You Call THAT Coffee?

MSNBC explains why airline coffee is often really bad, and what to do about it.

“It’s all in the H2O. Many people believe that bad coffee comes from bad water, and they might be right. It is certainly true that airplane water doesn’t taste all that great. It is, after all, from the local municipal water supply, and it’s been sitting in the plane’s water tank for a while. Bottled water makes much better coffee. If you don’t believe me, next time you’re in a hotel, pour bottled water into your room’s coffeemaker. Even those wretched hotel coffee packets can turn out decent coffee if the water is good.

4. You’re drinking decaf — whether you want it or not. Many flight attendants brew only decaffeinated coffee. Are they concerned about your jangled nerves? Not particularly. It’s just that they’d rather have sleeping passengers than a hyperactive crowd any day. I am not condoning it; I’m just saying it happens. Did you know that airline coffee used to be 90% caffeine-free anyway? And did you know that a few airlines still serve mostly decaffeinated coffee as a matter of course?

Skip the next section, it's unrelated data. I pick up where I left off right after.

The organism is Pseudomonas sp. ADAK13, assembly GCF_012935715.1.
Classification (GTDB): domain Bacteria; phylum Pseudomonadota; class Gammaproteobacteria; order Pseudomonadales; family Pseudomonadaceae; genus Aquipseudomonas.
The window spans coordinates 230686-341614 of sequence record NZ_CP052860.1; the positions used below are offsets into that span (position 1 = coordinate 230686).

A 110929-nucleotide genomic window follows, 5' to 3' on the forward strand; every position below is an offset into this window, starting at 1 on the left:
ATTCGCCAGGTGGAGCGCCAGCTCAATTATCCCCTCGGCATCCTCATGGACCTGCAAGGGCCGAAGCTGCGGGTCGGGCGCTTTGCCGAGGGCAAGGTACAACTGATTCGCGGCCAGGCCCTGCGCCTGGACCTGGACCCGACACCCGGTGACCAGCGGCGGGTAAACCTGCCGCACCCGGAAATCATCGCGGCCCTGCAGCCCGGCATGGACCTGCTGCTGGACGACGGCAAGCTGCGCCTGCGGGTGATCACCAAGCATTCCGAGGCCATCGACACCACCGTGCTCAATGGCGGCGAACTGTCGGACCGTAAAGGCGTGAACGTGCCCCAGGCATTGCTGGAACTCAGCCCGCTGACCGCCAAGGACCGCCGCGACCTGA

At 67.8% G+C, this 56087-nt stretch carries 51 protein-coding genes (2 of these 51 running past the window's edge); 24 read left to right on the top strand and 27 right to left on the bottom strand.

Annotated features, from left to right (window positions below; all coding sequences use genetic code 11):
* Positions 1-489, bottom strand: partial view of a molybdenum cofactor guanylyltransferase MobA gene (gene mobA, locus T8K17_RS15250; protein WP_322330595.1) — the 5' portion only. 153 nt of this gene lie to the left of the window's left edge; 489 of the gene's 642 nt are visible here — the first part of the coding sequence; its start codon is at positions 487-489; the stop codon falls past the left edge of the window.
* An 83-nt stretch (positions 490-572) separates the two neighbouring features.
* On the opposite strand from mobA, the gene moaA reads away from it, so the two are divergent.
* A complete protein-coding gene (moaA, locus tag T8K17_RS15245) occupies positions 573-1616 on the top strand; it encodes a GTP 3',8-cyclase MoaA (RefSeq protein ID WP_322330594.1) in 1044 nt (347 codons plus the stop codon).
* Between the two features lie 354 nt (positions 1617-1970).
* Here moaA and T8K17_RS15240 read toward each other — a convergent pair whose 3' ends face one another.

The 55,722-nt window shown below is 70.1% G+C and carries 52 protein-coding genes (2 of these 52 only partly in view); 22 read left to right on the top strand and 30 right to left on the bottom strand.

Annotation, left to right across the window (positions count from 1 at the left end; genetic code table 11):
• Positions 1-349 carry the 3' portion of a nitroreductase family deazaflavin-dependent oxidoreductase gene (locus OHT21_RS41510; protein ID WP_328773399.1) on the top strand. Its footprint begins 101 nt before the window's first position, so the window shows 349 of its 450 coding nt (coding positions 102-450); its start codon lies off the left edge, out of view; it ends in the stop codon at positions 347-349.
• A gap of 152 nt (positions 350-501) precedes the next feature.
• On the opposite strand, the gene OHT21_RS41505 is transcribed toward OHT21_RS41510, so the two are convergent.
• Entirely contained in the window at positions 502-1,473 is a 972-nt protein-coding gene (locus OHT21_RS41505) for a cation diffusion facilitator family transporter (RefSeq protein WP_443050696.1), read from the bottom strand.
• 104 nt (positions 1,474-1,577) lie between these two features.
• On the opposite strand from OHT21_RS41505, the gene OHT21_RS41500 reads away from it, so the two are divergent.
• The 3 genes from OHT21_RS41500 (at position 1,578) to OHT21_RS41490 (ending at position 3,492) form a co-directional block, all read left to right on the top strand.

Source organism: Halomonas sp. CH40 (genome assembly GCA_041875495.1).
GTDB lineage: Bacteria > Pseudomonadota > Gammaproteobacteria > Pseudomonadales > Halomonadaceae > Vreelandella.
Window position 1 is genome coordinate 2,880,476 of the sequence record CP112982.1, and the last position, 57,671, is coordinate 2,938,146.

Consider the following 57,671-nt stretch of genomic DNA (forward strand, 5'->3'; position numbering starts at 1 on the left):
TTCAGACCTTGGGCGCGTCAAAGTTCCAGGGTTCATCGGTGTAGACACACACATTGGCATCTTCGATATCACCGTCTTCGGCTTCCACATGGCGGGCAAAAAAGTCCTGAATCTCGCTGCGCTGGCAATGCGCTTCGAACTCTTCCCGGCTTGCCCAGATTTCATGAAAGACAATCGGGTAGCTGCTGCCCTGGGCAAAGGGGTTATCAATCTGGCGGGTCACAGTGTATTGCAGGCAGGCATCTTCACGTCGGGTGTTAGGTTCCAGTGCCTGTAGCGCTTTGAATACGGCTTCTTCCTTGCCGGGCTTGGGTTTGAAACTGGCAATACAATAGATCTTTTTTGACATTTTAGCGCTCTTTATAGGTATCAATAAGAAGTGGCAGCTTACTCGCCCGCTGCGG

1. Skip the cart. Don’t drink the coffee from the beverage cart. By the time it gets to you, the coffee is either cold or stale, and it’s probably decaffeinated anyway.

2. Make inquiries. Politely ask the flight attendant’s opinion of the coffee. If he frowns, take the hint. Sometimes he’ll come back with a fresh pot for you later.

3. Take a stand. Get up and take a walk to the back of the airplane after the beverage service, and ask for a cup of coffee. The flight attendants will have time to brew it and you can see that the coffee is fresh.